CONSUMERS could still be at the mercy of loopholes surrounding financial advisors acting in the 'best interests" of clients, despite minor changes to proposed financial advice reforms on Friday.
Finance Minister Mathias Cormann on Friday re-opened debate on the government's changes to the financial advice reforms, after a Senate inquiry reported on the changes.
That report, including Coalition senators, highlighted loopholes within the government's reforms, and raised questions on whether the changes went far enough to protect consumers.
While Senator Cormann said there remained consumer protections to ensure advisors acted in the best interests of clients, such laws were in place before a series of financial collapses in recent years.
After he put the changes to Labor's Future of Financial Advice reforms on ice earlier this year, the latest proposed changes will still not ensure a ban on commissions is upheld.
While the latest protections should restrict some commissions and conflicts of interest in advice given to clients, they remain weaker than the previous government's reforms, critics say.
The ISA, representing 5 million Australians with industry superannuation accounts, was one of the major groups warning of potential impacts of the government's changes.
ISA chief executive David Whiteley said the "prudent choice" was for government to abandon the reforms altogether, calling for an outright ban on commissions.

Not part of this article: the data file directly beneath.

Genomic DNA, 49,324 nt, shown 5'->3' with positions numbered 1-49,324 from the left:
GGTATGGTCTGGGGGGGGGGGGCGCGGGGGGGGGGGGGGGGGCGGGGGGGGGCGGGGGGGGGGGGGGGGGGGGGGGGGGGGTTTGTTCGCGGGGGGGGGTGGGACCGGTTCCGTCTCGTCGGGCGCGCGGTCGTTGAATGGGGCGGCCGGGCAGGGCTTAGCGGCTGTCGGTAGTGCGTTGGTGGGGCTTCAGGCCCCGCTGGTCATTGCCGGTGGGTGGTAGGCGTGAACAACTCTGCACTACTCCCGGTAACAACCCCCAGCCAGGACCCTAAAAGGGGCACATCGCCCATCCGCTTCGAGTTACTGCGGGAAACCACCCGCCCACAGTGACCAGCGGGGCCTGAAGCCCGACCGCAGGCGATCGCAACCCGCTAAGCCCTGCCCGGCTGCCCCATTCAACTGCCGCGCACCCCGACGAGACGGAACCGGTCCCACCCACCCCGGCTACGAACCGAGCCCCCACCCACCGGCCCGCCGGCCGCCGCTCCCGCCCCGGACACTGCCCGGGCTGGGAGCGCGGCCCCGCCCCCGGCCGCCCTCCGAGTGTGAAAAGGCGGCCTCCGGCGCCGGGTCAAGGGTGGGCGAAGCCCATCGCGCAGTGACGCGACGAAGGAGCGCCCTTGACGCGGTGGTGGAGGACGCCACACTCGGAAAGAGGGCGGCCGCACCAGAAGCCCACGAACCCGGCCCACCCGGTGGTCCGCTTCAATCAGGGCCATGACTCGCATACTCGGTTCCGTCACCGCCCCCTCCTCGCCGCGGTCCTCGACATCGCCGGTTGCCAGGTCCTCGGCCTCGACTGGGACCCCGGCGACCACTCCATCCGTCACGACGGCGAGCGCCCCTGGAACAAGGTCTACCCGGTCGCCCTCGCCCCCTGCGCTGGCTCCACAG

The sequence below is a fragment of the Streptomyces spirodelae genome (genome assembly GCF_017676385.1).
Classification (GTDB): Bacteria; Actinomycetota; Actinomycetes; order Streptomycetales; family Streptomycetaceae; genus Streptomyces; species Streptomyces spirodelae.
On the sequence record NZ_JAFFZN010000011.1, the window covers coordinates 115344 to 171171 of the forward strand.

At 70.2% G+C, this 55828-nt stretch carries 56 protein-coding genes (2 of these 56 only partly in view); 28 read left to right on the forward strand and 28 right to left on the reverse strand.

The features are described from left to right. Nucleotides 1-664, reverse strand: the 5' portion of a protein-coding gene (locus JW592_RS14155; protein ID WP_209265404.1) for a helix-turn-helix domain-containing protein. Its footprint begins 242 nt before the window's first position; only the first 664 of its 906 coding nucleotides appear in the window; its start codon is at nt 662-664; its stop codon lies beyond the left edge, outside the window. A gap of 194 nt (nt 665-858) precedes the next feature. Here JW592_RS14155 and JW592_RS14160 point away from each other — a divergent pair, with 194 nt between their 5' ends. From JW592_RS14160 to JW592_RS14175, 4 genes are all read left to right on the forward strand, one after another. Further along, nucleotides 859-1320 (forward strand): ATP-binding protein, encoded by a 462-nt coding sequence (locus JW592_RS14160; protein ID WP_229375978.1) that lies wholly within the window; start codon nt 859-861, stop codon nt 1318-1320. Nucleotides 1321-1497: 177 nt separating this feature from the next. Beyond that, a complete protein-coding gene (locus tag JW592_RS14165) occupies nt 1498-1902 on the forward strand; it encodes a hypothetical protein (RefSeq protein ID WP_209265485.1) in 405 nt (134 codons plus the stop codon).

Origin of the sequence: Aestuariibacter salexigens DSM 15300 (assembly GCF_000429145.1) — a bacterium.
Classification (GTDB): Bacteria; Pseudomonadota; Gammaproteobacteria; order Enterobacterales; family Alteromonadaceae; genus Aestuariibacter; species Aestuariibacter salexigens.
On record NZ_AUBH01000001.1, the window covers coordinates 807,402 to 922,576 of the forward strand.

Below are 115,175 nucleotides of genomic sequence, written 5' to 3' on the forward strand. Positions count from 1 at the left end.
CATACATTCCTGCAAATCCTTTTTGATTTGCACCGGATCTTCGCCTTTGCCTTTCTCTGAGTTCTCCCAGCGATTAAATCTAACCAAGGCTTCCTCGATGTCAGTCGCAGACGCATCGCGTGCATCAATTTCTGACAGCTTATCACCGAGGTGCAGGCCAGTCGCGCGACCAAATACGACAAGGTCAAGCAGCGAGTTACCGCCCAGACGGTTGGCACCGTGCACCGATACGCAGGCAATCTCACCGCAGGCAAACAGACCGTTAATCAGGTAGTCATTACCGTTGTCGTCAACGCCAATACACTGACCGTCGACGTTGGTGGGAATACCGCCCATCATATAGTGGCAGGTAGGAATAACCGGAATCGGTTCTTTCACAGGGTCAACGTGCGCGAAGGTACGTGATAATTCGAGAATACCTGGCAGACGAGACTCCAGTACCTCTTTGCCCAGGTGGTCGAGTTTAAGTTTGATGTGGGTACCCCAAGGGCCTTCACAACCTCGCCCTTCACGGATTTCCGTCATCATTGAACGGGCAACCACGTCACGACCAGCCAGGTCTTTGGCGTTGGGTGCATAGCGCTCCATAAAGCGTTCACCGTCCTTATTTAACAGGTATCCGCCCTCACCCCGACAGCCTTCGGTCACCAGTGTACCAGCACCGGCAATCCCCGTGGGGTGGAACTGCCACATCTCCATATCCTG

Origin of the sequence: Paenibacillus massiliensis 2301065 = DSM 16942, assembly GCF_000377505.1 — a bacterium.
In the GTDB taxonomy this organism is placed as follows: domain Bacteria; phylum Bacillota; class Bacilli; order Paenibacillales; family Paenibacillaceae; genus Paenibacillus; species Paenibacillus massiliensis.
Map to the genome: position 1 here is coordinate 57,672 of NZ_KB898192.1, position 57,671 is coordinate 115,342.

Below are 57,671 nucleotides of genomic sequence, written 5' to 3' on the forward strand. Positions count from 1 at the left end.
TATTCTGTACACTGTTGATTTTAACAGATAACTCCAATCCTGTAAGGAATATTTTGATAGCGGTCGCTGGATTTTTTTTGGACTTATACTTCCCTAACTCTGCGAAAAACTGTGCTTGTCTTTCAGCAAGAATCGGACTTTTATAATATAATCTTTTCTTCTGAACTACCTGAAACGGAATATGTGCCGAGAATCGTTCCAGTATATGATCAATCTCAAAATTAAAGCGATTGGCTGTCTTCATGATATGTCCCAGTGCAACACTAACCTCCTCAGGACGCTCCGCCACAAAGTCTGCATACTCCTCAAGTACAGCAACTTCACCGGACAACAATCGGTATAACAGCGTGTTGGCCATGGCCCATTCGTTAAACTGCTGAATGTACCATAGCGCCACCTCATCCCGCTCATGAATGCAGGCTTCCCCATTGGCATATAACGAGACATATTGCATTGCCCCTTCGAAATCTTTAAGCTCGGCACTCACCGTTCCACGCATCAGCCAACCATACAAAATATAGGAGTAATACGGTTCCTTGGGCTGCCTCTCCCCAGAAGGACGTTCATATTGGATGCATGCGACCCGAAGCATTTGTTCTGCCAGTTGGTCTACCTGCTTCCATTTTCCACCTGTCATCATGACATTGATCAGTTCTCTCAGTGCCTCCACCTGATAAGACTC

His comments were echoed by consumer group Choice, which since the Senate inquiry reported has contacted all federal politicians calling for them to oppose any reforms.
Chief executive Alan Kirkland said conflicted and poor financial advice has already cost "billions" - alluding to the Storm Financial collapse among others.
"This is why consumer protections were originally needed and exactly why they should not be removed," he said.
"The government claims that it is improving the best interests' obligation when in it is removing a professional duty for advisers.
"Financial advisers should be required to act in a client's best interests - full stop.
"And their advice should not be clouded by any type of financial incentive that reward them based on how much of a particular product they sell."
While the latest changes move closer to what many stakeholders have called for, it will still see the removal of "best interest duty" parts of the laws, on the grounds other laws cover such situations.
Parts of the laws will again need to go through parliament, with regulations attached for more controversial parts able to be disallowed by the Senate.
But the responses from two of the more vocal opponents of the changes shows the latest moves are likely to face continued heated debate in and outside parliament.
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